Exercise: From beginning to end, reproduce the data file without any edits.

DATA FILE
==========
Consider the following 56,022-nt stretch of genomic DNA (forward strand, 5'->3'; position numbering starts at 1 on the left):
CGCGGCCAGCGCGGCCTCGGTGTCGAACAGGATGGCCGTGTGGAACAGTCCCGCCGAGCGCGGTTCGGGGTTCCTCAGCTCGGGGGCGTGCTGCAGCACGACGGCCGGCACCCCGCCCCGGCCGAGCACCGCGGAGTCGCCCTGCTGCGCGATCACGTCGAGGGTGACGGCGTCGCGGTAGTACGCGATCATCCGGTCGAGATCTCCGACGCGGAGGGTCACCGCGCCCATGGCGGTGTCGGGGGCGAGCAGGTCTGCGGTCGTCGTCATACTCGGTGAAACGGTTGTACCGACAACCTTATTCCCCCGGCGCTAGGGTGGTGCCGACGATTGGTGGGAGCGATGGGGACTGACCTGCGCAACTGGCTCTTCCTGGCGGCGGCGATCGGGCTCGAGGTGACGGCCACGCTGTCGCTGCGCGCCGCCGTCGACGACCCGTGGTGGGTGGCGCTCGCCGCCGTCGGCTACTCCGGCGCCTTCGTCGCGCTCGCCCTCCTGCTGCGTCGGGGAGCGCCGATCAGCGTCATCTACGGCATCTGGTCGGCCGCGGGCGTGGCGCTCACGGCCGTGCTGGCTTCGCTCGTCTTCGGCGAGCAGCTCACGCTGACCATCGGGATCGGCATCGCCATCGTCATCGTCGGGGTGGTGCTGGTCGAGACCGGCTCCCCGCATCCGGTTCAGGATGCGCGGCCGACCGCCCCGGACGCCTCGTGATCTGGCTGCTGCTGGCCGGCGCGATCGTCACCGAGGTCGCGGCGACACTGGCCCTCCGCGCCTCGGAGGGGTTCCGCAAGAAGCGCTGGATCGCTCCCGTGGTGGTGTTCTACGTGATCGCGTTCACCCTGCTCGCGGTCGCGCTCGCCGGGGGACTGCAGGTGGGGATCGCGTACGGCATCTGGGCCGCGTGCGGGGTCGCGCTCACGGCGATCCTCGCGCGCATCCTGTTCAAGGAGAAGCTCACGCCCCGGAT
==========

Consider the following 56,022-nt stretch of genomic DNA (forward strand, 5'->3'; position numbering starts at 1 on the left):
CGCGGCCAGCGCGGCCTCGGTGTCGAACAGGATGGCCGTGTGGAACAGTCCCGCCGAGCGCGGTTCGGGGTTCCTCAGCTCGGGGGCGTGCTGCAGCACGACGGCCGGCACCCCGCCCCGGCCGAGCACCGCGGAGTCGCCCTGCTGCGCGATCACGTCGAGGGTGACGGCGTCGCGGTAGTACGCGATCATCCGGTCGAGATCTCCGACGCGGAGGGTCACCGCGCCCATGGCGGTGTCGGGGGCGAGCAGGTCTGCGGTCGTCGTCATACTCGGTGAAACGGTTGTACCGACAACCTTATTCCCCCGGCGCTAGGGTGGTGCCGACGATTGGTGGGAGCGATGGGGACTGACCTGCGCAACTGGCTCTTCCTGGCGGCGGCGATCGGGCTCGAGGTGACGGCCACGCTGTCGCTGCGCGCCGCCGTCGACGACCCGTGGTGGGTGGCGCTCGCCGCCGTCGGCTACTCCGGCGCCTTCGTCGCGCTCGCCCTCCTGCTGCGTCGGGGAGCGCCGATCAGCGTCATCTACGGCATCTGGTCGGCCGCGGGCGTGGCGCTCACGGCCGTGCTGGCTTCGCTCGTCTTCGGCGAGCAGCTCACGCTGACCATCGGGATCGGCATCGCCATCGTCATCGTCGGGGTGGTGCTGGTCGAGACCGGCTCCCCGCATCCGGTTCAGGATGCGCGGCCGACCGCCCCGGACGCCTCGTGATCTGGCTGCTGCTGGCCGGCGCGATCGTCACCGAGGTCGCGGCGACACTGGCCCTCCGCGCCTCGGAGGGGTTCCGCAAGAAGCGCTGGATCGCTCCCGTGGTGGTGTTCTACGTGATCGCGTTCACCCTGCTCGCGGTCGCGCTCGCCGGGGGACTGCAGGTGGGGATCGCGTACGGCATCTGGGCCGCGTGCGGGGTCGCGCTCACGGCGATCCTCGCGCGCATCCTGTTCAAGGAGAAGCTCACGCCCCGGAT